Dancing with Lady Sehgahunda

As I sit down to share my Sehgahunda experience, I must first confess that I am really not your typical life-long runner.   I did not even start running or even own a pair of running shoes until 7 years ago.  I would classify myself as a recreational jogger.   In that time, I’ve run a handful of 10k’s and 5k’s, but never anything longer….and never wanted to run anything longer.   

I first heard about the Sehgahunda a few years ago.  The Sehgahunda (Say-ga-hunda) is a 26.3 mile trail marathon alongside the Genesee River Gorge, traversing technical single track, crossing over 100 gullies, and climbing nearly 4000 ft.  Having spent countless hours exploring Letchworth Park and being an avid hiker, the idea of a trail race there was intriguing.   In the past I’ve been tempted to find some friends to do it as a relay but had never actually pulled together a team to tackle it.   Running the whole race never even remotely crossed my mind. 

This past December a couple friends started talking about signing up for the Sehgahunda.   They joked with me about signing up with them, and I was pretty adamant that unless it was a relay, not to count on me.   As they got more serious about it, so did their pressure, but I held my ground.   I had a running routine.  At that time, my buddy Adam and I were running about 6 miles a week, year-round, in snow, wind, and mud.   I was good with that.   

On December 5th, 2017, I succumbed to pressure and registered for the Sehgahunda, my first trail marathon and my first marathon.  The good news for me was that Adam was willing to do it too, so I would not have to train alone. 

We decided we’d officially start training after the new year.   I scoured the interwebs for training plans that would take a 6 mile runner to a 26 point 3 mile runner by May 19th.  The new year arrived and we immediately started ramping up our running routine.   We first started with a 3 day a week program, which worked for a while, but as our long runs started to reach double digits, we migrated to a 4 day a week program.   We followed the plan religiously.  The relentless winter meant a lot of running in frigid temperatures on icy and snowy roads.  It also meant that we would not get a ton of training on trails.   It wasn’t until the last few weeks of training that we were able to move our runs exclusively to trails, but flat trails. 

As race day approached I was frantically reading race reports from prior years, watching any videos of the race I could find, and keeping my eye on the weather.   From what I had read, Sehgahunda would either be dry and very hot, or cool and very wet.    As the day approached, it was hard to tell which it would be.   A full night of rain the night before leading into the first hour of the race pretty much answered that question.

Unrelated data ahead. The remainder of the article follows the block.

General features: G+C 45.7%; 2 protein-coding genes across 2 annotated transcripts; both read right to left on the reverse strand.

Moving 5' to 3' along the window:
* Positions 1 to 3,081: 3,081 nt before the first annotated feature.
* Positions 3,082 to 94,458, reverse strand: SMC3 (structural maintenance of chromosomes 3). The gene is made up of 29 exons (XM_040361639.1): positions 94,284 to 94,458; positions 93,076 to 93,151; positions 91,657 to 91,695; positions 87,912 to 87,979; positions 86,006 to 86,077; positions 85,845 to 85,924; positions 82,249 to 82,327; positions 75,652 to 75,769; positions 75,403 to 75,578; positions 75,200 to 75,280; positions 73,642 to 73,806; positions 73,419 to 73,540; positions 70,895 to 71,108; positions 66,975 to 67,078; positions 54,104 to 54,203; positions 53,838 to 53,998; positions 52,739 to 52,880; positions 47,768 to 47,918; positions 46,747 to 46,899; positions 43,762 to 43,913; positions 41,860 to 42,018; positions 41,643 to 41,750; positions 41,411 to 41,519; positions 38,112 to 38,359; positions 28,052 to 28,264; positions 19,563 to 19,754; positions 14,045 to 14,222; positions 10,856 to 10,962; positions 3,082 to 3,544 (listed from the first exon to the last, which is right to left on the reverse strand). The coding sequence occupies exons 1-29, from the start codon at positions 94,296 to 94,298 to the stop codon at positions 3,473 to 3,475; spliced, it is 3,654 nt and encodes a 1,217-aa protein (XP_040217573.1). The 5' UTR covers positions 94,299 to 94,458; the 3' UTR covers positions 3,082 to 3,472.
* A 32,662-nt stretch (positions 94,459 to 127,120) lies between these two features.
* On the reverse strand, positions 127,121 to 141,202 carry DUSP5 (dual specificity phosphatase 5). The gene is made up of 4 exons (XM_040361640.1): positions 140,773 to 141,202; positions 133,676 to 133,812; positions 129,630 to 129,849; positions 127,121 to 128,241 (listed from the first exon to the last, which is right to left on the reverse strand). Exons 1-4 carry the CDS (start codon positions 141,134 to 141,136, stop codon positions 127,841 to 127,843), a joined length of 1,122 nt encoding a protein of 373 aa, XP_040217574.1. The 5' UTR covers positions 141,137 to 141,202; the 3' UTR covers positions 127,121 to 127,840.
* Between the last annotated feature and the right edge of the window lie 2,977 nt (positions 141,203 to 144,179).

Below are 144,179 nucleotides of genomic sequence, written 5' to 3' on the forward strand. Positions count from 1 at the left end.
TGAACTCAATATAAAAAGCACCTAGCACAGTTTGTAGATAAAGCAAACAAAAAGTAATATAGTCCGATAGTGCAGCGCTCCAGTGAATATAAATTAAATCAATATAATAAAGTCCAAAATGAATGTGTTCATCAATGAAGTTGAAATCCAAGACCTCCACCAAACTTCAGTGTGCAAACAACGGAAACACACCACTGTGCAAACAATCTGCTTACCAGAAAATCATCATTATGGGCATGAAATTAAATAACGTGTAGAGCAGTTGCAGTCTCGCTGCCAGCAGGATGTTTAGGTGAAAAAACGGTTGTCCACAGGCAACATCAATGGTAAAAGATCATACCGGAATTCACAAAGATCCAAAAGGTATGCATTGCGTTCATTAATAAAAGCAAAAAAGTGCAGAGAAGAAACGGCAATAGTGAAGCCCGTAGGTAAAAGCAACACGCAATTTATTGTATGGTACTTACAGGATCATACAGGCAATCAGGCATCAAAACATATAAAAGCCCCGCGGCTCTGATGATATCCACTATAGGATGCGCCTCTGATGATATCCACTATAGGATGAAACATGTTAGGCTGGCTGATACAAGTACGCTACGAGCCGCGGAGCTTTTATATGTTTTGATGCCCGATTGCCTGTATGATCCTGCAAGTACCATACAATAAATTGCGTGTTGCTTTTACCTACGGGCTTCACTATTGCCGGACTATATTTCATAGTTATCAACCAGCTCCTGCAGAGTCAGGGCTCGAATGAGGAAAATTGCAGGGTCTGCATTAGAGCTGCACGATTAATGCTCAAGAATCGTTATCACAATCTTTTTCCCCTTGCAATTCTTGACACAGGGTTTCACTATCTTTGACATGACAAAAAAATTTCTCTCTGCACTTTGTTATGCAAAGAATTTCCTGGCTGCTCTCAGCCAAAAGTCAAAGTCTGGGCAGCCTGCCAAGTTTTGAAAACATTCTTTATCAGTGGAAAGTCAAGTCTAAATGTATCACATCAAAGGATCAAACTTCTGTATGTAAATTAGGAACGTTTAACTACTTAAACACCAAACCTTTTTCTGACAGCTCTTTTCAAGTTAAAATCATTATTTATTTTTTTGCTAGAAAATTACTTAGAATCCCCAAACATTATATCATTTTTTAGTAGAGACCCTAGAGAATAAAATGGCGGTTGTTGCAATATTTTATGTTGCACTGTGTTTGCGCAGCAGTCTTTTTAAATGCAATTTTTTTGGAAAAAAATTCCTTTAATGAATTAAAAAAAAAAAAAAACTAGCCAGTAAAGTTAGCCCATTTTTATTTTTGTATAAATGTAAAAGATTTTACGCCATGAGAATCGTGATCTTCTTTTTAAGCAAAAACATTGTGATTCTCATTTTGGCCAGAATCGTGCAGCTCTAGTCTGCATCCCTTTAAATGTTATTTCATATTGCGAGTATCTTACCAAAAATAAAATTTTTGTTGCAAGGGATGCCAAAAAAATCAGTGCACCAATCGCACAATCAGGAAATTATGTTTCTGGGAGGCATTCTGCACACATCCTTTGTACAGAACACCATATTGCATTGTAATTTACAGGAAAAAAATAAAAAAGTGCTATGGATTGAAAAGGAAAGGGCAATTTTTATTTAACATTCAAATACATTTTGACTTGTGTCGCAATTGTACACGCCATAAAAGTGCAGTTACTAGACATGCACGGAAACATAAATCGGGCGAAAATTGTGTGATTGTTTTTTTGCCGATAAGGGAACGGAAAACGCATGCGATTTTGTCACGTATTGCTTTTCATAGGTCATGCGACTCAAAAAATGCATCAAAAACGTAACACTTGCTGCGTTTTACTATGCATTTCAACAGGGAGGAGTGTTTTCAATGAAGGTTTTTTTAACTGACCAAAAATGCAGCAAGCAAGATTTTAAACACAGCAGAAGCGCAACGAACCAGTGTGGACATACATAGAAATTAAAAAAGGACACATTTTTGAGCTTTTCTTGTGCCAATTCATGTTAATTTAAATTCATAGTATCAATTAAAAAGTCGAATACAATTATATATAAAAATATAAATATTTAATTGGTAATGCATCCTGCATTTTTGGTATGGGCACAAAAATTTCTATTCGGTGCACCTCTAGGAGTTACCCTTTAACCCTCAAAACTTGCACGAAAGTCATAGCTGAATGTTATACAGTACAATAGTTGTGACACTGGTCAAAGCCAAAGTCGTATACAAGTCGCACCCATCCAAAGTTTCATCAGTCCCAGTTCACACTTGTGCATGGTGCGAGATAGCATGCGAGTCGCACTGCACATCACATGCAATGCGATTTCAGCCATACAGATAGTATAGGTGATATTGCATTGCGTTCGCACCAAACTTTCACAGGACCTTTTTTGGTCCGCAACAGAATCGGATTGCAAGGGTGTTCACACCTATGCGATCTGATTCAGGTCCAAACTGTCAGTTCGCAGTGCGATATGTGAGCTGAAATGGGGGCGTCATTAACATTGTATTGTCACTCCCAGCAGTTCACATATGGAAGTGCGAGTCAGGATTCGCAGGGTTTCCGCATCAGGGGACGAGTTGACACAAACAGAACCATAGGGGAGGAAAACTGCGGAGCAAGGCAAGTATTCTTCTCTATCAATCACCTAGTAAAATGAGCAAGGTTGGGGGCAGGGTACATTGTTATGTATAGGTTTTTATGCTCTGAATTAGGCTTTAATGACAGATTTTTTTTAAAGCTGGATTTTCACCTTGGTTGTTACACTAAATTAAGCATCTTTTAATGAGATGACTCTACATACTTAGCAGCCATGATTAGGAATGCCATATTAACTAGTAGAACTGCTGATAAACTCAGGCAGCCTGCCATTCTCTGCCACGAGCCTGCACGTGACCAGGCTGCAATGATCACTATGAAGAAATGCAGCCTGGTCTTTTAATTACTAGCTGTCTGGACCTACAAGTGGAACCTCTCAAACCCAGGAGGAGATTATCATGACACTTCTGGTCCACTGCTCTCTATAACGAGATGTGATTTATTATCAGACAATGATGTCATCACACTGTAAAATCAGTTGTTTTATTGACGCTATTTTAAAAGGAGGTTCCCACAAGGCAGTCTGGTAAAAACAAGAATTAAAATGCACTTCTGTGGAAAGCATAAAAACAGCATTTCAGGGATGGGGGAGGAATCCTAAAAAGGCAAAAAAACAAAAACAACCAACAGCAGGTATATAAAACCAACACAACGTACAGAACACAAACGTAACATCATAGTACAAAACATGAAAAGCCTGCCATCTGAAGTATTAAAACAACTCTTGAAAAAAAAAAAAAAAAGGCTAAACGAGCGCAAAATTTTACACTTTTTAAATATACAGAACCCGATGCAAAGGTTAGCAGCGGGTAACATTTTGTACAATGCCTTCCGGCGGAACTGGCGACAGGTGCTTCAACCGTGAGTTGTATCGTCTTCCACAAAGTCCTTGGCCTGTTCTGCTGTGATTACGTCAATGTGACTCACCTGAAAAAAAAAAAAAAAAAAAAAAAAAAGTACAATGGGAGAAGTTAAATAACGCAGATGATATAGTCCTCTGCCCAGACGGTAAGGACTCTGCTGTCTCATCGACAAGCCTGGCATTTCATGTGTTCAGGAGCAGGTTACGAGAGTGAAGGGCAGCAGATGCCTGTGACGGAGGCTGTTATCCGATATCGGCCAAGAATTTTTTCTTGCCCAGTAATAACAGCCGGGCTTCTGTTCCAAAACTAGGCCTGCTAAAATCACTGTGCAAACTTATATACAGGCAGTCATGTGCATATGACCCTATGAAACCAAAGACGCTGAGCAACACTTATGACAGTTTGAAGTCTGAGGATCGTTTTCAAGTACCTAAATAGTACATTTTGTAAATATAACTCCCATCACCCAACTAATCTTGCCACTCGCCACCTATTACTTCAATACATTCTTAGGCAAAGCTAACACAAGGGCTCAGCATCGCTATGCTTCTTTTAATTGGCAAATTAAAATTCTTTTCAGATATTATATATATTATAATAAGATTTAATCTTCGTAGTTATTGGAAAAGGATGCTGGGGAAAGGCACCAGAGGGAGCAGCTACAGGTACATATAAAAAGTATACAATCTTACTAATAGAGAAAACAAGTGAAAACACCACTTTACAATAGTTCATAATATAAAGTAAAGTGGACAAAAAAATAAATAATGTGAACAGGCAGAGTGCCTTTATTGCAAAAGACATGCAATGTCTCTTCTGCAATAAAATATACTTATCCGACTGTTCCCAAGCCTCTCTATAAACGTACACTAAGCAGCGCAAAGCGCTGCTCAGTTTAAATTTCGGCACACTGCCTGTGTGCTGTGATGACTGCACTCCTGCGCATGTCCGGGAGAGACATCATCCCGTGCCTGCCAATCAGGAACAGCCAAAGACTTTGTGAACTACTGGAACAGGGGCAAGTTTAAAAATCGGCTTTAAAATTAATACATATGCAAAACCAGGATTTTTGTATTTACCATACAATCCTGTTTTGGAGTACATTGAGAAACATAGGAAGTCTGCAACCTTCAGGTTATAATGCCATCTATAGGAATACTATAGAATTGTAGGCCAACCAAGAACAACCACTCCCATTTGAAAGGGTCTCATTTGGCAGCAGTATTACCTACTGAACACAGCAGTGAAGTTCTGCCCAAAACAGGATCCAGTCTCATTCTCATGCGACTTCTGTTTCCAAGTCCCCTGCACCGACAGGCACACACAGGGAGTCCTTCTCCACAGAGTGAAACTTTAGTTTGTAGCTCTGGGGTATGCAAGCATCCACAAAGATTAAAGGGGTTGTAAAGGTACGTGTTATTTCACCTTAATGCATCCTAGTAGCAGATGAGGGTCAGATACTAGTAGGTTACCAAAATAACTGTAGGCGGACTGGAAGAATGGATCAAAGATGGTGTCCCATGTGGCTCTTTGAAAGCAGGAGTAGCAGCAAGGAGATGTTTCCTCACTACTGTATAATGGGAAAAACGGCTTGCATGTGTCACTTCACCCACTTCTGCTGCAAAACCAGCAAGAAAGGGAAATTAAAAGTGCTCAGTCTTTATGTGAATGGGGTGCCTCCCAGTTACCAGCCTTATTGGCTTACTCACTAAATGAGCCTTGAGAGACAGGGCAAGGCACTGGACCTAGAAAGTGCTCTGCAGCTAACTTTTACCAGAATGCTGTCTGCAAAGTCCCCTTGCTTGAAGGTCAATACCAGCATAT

The morning of the race, it was cold and rainy, very rainy.  I picked up Adam and we made the trip down to the race.  Nerves and fear of the unknown shaped the conversation.   As we arrived to the starting area, cars were already in place and folks were doing their best to get prepped for the start and not get soaked in the process.  My work buddies showed up soon after.  We all stood shivering in the rain making predictions on how it might go, but nobody really knew.  Which was a probably a good thing.   

This is not the first race I’ve run that was put on by Yellow Jacket Racing.   Just like the others I’ve been in, this was a first-class event.   Lots of volunteers, folks to help, music cranking, and the ever so important porta-potties located at the appropriate proximity to the start line. 

At 7:40 AM, we heard the final call for the women runners.  They would be taking the start at 7:45.   I’m not even sure I remember them leaving, cuz I was so focused on what I had gotten myself into, but it only seemed like seconds later that they called the men to the line.   I wasn’t really sure where my pace would fall compared to others, but we lined up closer to the front of the line to avoid having to deal with extra congestion on the damp single track.   No sooner did we line up, and we were off. 

The first mile or so of single track was deceivingly kind.   We maintained a good pace and worked our way along.   Somewhere between mile 2 and 3 the main trail was very muddy and very slippery.   I had heard rumors of lots of mud on the spur trails out to the checkpoints but did not expect it this soon.   Fortunately, it did not last too long, and we continued on our way up and down the rolling terrain to the split to checkpoint 1.  At that time, we started to realize just how hard this race was going to be.  The trails out to the checkpoints are all up hill and very muddy…. Like want to pull your shoe off muddy.   We reached the checkpoint around mile 6 and were greeted by extremely helpful volunteers and table full of goodies to refuel with.   At each checkpoint volunteers would top off your bottles for you and make sure you were prepped for the next leg. 

It was less than 3 miles to the next checkpoint, but it seemed longer.   The run was similar to the first leg, but the frequency of the gullies started to increase a bit.   We still maintained a pretty decent pace and got to checkpoint 2 feeling pretty strong.   One nice thing about the checkpoints is that since they are two-way traffic, it gives you a chance to see how those that are ahead of you are doing.  The highlight of this stretch was when one runner in our group proclaimed that “we were missing the royal wedding” which brought on a well needed laugh. 

Photo Credit Fleet Feet Sports